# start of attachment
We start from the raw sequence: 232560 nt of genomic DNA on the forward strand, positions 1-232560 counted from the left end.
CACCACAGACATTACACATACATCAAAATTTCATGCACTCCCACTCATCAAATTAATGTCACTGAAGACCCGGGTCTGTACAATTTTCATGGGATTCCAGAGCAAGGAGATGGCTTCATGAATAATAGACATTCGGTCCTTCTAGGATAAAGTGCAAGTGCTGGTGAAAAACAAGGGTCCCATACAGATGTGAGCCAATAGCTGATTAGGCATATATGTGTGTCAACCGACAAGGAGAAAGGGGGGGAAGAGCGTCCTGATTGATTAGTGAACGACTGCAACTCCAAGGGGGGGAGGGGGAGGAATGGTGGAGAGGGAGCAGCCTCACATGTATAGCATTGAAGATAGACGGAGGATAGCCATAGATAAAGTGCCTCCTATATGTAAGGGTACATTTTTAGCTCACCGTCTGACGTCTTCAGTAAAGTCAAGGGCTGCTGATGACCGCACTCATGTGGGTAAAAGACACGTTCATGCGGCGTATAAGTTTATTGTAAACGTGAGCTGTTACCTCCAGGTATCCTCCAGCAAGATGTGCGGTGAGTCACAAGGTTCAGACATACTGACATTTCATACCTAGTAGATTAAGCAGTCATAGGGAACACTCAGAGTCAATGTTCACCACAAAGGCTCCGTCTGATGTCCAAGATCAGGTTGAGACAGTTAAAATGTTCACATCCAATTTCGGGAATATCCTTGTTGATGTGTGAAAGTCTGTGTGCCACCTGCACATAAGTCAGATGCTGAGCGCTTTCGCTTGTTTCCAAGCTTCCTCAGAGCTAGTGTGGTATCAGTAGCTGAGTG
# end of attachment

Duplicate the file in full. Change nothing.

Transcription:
We start from the raw sequence: 232560 nt of genomic DNA on the forward strand, positions 1-232560 counted from the left end.
CACCACAGACATTACACATACATCAAAATTTCATGCACTCCCACTCATCAAATTAATGTCACTGAAGACCCGGGTCTGTACAATTTTCATGGGATTCCAGAGCAAGGAGATGGCTTCATGAATAATAGACATTCGGTCCTTCTAGGATAAAGTGCAAGTGCTGGTGAAAAACAAGGGTCCCATACAGATGTGAGCCAATAGCTGATTAGGCATATATGTGTGTCAACCGACAAGGAGAAAGGGGGGGAAGAGCGTCCTGATTGATTAGTGAACGACTGCAACTCCAAGGGGGGGAGGGGGAGGAATGGTGGAGAGGGAGCAGCCTCACATGTATAGCATTGAAGATAGACGGAGGATAGCCATAGATAAAGTGCCTCCTATATGTAAGGGTACATTTTTAGCTCACCGTCTGACGTCTTCAGTAAAGTCAAGGGCTGCTGATGACCGCACTCATGTGGGTAAAAGACACGTTCATGCGGCGTATAAGTTTATTGTAAACGTGAGCTGTTACCTCCAGGTATCCTCCAGCAAGATGTGCGGTGAGTCACAAGGTTCAGACATACTGACATTTCATACCTAGTAGATTAAGCAGTCATAGGGAACACTCAGAGTCAATGTTCACCACAAAGGCTCCGTCTGATGTCCAAGATCAGGTTGAGACAGTTAAAATGTTCACATCCAATTTCGGGAATATCCTTGTTGATGTGTGAAAGTCTGTGTGCCACCTGCACATAAGTCAGATGCTGAGCGCTTTCGCTTGTTTCCAAGCTTCCTCAGAGCTAGTGTGGTATCAGTAGCTGAGTG